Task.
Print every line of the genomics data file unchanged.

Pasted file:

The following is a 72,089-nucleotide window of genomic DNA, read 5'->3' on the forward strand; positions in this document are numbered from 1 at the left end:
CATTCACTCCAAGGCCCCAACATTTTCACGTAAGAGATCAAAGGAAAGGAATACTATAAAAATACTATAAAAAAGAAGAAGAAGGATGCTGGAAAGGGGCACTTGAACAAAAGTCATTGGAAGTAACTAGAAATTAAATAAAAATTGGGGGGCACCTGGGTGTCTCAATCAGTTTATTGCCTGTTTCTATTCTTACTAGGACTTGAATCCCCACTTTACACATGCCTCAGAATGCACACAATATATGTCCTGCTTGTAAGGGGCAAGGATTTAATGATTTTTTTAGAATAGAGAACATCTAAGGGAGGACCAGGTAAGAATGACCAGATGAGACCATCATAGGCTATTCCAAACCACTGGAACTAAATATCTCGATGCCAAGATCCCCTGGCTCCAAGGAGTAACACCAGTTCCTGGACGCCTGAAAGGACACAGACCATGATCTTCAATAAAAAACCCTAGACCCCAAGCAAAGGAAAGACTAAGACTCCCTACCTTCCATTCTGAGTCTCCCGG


The following is a 72,089-nucleotide window of genomic DNA, read 5'->3' on the forward strand; positions in this document are numbered from 1 at the left end:
CATTCACTCCAAGGCCCCAACATTTTCACGTAAGAGATCAAAGGAAAGGAATACTATAAAAATACTATAAAAAAGAAGAAGAAGGATGCTGGAAAGGGGCACTTGAACAAAAGTCATTGGAAGTAACTAGAAATTAAATAAAAATTGGGGGGCACCTGGGTGTCTCAATCAGTTTATTGCCTGTTTCTATTCTTACTAGGACTTGAATCCCCACTTTACACATGCCTCAGAATGCACACAATATATGTCCTGCTTGTAAGGGGCAAGGATTTAATGATTTTTTTAGAATAGAGAACATCTAAGGGAGGACCAGGTAAGAATGACCAGATGAGACCATCATAGGCTATTCCAAACCACTGGAACTAAATATCTCGATGCCAAGATCCCCTGGCTCCAAGGAGTAACACCAGTTCCTGGACGCCTGAAAGGACACAGACCATGATCTTCAATAAAAAACCCTAGACCCCAAGCAAAGGAAAGACTAAGACTCCCTACCTTCCATTCTGAGTCTCCCGG